This 2012, I was invited by Florida artists Xavier Cortada and Bethany Taylor to participate in the initiative Flor 500. This is the description of the project, as noted at the project website:
FLOR500 is a participatory art, nature, and history project created by Miami artist Xavier Cortada to commemorate Florida’s quincentennial in 2013. The project marks the importance of the moment when the history of our state changed forever and gives us a glimpse of what its landscape was like 500 years ago.
Five hundred Floridians will be invited to depict 500 native wildflowers – the same ones that grew in our state when Juan Ponce de Leon landed in 1513 and named it “La Florida”–from “flor,” the Spanish word for flower. A team of scientists is selecting the 500 flowers. The artwork, along with information about each flower, will be posted on the project website (www.FLOR500.com).
I decided to illustrate the flower Woodland Poppy Mallow, or Callirhoe papaver, a colorful Florida-native flower. I got inspired by watercolor paintings of flower fields. This technique offers a opaque, rather smudged depiction of an otherwise organic and even shiny surface of flower petals and stems. With that in mind, I developed a series of watercolor textures based on the color palette of the flower, and then, I illustrated the flower using geometric forms encasing sections of those watercolor textures. I then used these flower depictions to create a pattern.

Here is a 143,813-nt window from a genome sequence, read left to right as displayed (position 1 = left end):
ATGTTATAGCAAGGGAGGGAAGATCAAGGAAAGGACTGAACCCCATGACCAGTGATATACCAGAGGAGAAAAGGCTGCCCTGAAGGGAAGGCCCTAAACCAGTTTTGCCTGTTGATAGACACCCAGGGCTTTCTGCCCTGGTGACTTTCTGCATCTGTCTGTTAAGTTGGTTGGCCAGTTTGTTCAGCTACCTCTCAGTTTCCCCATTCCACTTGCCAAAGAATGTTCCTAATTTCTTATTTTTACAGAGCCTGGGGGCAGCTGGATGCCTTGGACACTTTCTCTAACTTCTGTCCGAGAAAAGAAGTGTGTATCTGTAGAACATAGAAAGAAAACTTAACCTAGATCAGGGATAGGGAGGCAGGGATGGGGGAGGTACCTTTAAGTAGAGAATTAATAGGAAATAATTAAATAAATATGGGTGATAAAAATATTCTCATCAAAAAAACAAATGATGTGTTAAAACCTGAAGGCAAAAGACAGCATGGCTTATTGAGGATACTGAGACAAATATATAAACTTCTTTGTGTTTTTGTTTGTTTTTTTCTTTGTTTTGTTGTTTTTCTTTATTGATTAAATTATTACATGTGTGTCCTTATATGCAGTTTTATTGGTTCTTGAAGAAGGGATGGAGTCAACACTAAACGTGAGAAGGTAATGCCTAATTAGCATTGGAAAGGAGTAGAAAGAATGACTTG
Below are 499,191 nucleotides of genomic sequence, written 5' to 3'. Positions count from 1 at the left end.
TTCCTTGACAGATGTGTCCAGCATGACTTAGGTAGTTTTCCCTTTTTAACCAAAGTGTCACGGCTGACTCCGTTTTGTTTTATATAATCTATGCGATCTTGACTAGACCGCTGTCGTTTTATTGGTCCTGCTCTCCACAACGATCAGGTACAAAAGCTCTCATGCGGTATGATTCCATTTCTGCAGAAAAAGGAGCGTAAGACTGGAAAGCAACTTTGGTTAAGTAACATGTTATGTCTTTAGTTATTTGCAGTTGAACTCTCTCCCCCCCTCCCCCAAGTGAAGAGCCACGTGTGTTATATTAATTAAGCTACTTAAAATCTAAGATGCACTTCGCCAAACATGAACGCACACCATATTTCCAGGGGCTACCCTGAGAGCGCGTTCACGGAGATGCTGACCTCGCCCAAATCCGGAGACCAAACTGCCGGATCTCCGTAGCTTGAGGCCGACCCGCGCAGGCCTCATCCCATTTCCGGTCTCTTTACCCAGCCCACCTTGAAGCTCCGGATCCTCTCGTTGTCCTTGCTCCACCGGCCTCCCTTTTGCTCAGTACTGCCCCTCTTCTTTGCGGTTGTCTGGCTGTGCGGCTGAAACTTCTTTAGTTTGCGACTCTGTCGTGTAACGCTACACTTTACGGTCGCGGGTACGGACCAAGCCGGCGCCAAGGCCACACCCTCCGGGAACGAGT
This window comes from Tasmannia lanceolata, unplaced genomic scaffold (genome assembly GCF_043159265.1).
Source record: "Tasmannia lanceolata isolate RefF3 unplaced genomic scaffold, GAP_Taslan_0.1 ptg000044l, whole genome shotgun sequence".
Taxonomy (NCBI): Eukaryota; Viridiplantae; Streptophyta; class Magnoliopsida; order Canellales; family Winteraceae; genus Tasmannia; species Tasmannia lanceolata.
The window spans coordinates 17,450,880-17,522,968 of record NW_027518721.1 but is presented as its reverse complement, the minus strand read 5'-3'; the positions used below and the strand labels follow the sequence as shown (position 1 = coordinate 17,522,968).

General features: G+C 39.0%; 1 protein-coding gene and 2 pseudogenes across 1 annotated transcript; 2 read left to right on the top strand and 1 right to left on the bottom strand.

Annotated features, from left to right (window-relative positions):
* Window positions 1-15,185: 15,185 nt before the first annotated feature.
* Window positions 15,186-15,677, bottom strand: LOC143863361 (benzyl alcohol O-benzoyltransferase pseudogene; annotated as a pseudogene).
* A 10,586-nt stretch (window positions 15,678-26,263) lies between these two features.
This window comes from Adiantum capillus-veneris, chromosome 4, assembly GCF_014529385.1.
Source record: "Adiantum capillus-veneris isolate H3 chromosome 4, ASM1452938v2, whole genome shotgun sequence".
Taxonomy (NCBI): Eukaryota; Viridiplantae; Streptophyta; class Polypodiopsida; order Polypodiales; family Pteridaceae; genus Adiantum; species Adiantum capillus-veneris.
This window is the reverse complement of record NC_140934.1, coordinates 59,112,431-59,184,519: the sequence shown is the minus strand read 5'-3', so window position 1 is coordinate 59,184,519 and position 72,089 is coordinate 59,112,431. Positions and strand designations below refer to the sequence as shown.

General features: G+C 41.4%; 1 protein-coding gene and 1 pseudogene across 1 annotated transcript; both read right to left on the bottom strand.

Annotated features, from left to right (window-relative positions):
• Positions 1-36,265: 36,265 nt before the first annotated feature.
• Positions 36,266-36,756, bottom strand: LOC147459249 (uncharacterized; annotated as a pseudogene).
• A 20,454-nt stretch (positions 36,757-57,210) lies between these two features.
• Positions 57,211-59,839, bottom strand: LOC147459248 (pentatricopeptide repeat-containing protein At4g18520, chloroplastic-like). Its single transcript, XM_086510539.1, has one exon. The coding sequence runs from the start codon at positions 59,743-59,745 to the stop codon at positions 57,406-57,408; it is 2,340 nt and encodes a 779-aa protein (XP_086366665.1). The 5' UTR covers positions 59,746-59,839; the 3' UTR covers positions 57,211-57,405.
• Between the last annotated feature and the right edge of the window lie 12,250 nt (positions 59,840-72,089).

Here’s the final product.
The participating artists and their flower pieces will be available online for the public soon. To know more about this state-wide art project, click here.